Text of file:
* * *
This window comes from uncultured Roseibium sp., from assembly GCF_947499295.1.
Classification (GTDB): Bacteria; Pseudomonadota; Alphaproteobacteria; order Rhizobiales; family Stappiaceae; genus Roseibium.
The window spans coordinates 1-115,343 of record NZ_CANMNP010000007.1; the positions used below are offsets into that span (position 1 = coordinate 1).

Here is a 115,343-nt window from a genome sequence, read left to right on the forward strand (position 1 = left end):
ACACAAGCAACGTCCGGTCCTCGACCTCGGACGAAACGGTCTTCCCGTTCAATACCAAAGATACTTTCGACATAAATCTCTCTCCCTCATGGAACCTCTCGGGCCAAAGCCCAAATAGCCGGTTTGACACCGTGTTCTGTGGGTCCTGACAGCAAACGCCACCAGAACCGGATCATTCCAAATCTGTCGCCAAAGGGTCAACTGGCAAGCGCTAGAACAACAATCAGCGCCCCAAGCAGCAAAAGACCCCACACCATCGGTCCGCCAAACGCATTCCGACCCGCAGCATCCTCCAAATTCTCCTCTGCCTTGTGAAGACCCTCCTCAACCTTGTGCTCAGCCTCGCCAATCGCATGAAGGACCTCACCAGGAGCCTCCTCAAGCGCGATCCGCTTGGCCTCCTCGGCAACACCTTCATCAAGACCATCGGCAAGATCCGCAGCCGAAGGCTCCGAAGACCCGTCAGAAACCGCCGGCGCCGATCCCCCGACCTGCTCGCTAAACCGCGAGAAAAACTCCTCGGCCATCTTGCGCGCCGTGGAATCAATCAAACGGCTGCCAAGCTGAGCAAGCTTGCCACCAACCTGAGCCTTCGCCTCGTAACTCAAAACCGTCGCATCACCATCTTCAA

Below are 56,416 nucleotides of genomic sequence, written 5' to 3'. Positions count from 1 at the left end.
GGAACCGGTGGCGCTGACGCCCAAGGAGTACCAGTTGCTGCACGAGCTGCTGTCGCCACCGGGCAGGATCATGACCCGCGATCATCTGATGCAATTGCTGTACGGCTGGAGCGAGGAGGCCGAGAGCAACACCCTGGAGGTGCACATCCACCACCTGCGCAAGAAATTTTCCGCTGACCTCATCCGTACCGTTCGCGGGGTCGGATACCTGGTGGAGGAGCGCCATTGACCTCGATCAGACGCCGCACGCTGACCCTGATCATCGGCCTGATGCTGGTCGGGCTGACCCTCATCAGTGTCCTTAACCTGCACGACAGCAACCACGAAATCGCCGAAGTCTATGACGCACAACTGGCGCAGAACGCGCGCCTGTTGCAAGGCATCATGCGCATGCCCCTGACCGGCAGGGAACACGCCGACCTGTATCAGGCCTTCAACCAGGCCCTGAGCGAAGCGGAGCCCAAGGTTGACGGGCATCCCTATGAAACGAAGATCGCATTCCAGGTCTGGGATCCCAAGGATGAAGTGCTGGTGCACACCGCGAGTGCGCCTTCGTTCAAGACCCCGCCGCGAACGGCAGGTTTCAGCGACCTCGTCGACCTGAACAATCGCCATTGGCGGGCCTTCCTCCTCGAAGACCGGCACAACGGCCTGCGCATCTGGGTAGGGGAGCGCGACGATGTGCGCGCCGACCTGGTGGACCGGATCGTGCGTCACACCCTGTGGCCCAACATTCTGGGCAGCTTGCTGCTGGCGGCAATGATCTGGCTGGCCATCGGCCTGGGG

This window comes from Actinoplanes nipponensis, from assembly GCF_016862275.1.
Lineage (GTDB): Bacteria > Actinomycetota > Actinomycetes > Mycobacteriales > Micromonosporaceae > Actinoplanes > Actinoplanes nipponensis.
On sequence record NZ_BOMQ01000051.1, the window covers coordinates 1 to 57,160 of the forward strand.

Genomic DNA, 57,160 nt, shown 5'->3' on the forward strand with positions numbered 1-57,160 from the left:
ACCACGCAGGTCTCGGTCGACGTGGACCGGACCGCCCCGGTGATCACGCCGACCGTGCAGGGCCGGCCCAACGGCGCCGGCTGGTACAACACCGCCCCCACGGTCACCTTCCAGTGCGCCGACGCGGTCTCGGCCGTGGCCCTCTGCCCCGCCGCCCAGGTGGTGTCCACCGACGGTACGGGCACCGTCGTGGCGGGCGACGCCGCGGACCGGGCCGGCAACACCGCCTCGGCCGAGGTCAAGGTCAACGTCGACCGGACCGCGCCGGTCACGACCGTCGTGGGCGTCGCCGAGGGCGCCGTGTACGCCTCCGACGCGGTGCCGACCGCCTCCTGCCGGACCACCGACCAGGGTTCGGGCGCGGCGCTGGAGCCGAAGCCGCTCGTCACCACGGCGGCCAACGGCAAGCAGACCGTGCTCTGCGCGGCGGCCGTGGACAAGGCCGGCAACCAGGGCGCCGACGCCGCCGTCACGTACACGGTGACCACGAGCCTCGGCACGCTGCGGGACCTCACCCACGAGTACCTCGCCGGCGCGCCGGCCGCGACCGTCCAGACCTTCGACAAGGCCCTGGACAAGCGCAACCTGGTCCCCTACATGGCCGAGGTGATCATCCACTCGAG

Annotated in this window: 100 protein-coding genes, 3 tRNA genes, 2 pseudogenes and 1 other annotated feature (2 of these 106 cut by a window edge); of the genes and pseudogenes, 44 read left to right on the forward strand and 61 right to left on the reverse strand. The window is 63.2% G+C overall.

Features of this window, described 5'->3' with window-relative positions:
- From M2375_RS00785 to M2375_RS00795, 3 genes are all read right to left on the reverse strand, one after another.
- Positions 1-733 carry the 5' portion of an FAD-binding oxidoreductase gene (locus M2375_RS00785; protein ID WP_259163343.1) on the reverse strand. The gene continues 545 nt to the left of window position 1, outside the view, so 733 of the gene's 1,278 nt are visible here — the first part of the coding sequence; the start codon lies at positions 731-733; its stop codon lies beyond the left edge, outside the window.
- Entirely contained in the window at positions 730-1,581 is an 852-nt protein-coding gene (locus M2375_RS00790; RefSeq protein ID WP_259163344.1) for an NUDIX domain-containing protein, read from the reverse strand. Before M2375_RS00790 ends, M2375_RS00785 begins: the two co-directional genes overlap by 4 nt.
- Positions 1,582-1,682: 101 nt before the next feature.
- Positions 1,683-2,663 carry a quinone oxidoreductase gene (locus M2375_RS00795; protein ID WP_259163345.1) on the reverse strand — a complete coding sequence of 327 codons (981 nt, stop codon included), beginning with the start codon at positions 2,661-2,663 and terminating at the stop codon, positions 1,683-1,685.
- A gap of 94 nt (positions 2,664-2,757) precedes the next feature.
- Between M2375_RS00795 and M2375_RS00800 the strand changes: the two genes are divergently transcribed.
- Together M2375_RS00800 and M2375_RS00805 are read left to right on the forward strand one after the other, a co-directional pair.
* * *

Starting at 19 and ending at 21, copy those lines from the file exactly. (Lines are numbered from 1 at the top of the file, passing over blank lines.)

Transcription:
- Positions 1,683-2,663 carry a quinone oxidoreductase gene (locus M2375_RS00795; protein ID WP_259163345.1) on the reverse strand — a complete coding sequence of 327 codons (981 nt, stop codon included), beginning with the start codon at positions 2,661-2,663 and terminating at the stop codon, positions 1,683-1,685.
- A gap of 94 nt (positions 2,664-2,757) precedes the next feature.
- Between M2375_RS00795 and M2375_RS00800 the strand changes: the two genes are divergently transcribed.